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WSJ: “In This Economy, Quitters Are Winning.” Our Take on Job-Hopping to Career Success.

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Quitting a job isn’t the cliff-hanger it used to be. Workers are voluntarily leaving their jobs at the fastest rate since 2001, according to a recent Wall Street Journal story, and the results are in their favor:

“Job-hopping is happening across industries including retail, food service and construction, a sign of broad-based labor-market dynamism.

Workers have been made more confident by a strong economy and historically low unemployment, at 3.8% in May, the lowest since 2000.”

Job switchers across industries land higher-paying jobs than those who stay put.

At Aerotek we have been observing this trend for some time. In a stronger economy, employees find they have the upper hand when it comes to finding jobs that carry the pay and job satisfaction they say they seek. As Aerotek Market Research Analyst Kerry Heffner puts it:

“Workers across many professions have come to realize an essential truth about the new jobs economy, which is that your value increases more and faster when you move jobs.”

Having helped many job hoppers pivot toward more rewarding jobs, explore new industries and seek new skills, we have seen the benefits of these transitions firsthand and up close, client by client and job opening by job opening.

Switching to drive up wages

That economists have identified job switching as a predictor of wage growth is no surprise. In a tighter job market, employees are more likely to feel emboldened to leave less-fulfilling work with the goal of exploring new, higher-paying jobs and more rewarding experiences.

“Job switchers drive up wages as they move up the job ladder, and the opportunities for these moves are more plentiful during booms,” write senior economists R. Jason Faberman and Alejandro Justiniano. “Theory suggests that since the quit rate helps predict current and future costs of production (through wages), then it should also be important for predicting inflation.”

When employees have more freedom to head out into the job market and explore, the journey to finding one’s chosen profession can result in higher job satisfaction, productivity and, frankly, a better work product.

Hopping to satisfaction

Research has long indicated a strong relationship between job satisfaction and organizational performance — but not necessarily the other way around. When the right people are selected for the right jobs, those employees are engaged in their work, seek great communication with their superiors and position themselves to tackle work they find meaningful.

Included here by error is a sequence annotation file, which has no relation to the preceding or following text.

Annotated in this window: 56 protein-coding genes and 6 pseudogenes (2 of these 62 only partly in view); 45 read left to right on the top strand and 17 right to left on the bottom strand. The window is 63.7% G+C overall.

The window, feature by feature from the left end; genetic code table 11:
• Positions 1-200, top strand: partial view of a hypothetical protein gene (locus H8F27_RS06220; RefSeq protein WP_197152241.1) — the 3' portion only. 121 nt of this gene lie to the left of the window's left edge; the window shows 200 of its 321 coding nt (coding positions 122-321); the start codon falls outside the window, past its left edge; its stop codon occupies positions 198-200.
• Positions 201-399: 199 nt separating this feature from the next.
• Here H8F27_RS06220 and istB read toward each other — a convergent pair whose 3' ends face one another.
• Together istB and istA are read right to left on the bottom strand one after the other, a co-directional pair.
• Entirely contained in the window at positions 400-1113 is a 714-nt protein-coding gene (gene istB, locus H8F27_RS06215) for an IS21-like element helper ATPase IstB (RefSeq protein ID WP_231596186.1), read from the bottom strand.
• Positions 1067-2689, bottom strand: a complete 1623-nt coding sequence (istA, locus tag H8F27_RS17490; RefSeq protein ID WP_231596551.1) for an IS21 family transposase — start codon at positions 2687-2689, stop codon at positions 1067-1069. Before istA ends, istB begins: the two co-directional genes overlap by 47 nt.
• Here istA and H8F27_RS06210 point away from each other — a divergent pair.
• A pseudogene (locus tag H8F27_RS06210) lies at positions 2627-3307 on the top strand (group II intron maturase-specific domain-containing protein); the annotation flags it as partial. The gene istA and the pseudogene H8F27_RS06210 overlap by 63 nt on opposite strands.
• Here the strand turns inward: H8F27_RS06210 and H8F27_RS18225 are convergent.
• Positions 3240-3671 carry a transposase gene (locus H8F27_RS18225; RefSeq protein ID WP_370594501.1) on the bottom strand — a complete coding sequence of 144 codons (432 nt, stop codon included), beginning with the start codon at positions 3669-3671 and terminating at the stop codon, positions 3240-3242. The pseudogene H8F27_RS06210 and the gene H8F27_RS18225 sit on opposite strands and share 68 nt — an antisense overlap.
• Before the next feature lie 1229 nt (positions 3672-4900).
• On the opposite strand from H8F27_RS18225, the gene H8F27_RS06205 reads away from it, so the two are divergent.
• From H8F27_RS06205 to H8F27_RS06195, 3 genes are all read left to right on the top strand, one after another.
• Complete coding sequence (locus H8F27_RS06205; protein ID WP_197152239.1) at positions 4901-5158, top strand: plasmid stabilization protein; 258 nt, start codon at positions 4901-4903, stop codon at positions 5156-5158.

Our recruiters help job-seekers tailor their search by drawing out an employee’s strengths, values and ideals, then pairing those traits with positions that will offer them the most exciting opportunities to gain the skill sets they desire while on the road toward advancement.

And while the Wall Street Journal noted that the “resurgence of job-hopping is particularly helpful for younger workers looking for footholds to launch their careers,” the fact is that when the market supports higher rates of job-switching, more seasoned employees may benefit as well.

“One of the things we tell people in the early- to mid-phases of their careers is that it’s never too late for reinvention,” said Angela Brill, an Aerotek market research analyst. “There is almost always going to be time and opportunity to course correct. As an example, some of the engineers we work with are consciously taking the long-view. Many are strategically stringing together up to twenty contracting jobs over the course of a thirty or forty-year career. For some professionals, including some of those engineers, not all of those jobs will even necessarily be in the same skill or industry.”

In a market that allows and encourages professionals to become job seekers, Aerotek has the resources to assist with meaningful job placement while helping employees thoughtfully plan career moves that make the most sense.

As Aerotek’s Kerry Heffner said, “Control over your career destiny has replaced what we once thought of as job security in previous generations. The people who seem the most professionally gratified are the ones who take serious ownership of their careers. They are constantly putting themselves into position to learn and advance. It may sound obvious, but the successful ones all seem to realize at some point that being awesome isn’t enough, they have to have the will to advance.”

If you are interested in taking ownership of your career, visit our job board or create a free career account today. Upload your resume and customize your job search based on your skills and interests. And consider reaching out to our recruiters who are skilled at providing career advice you can use.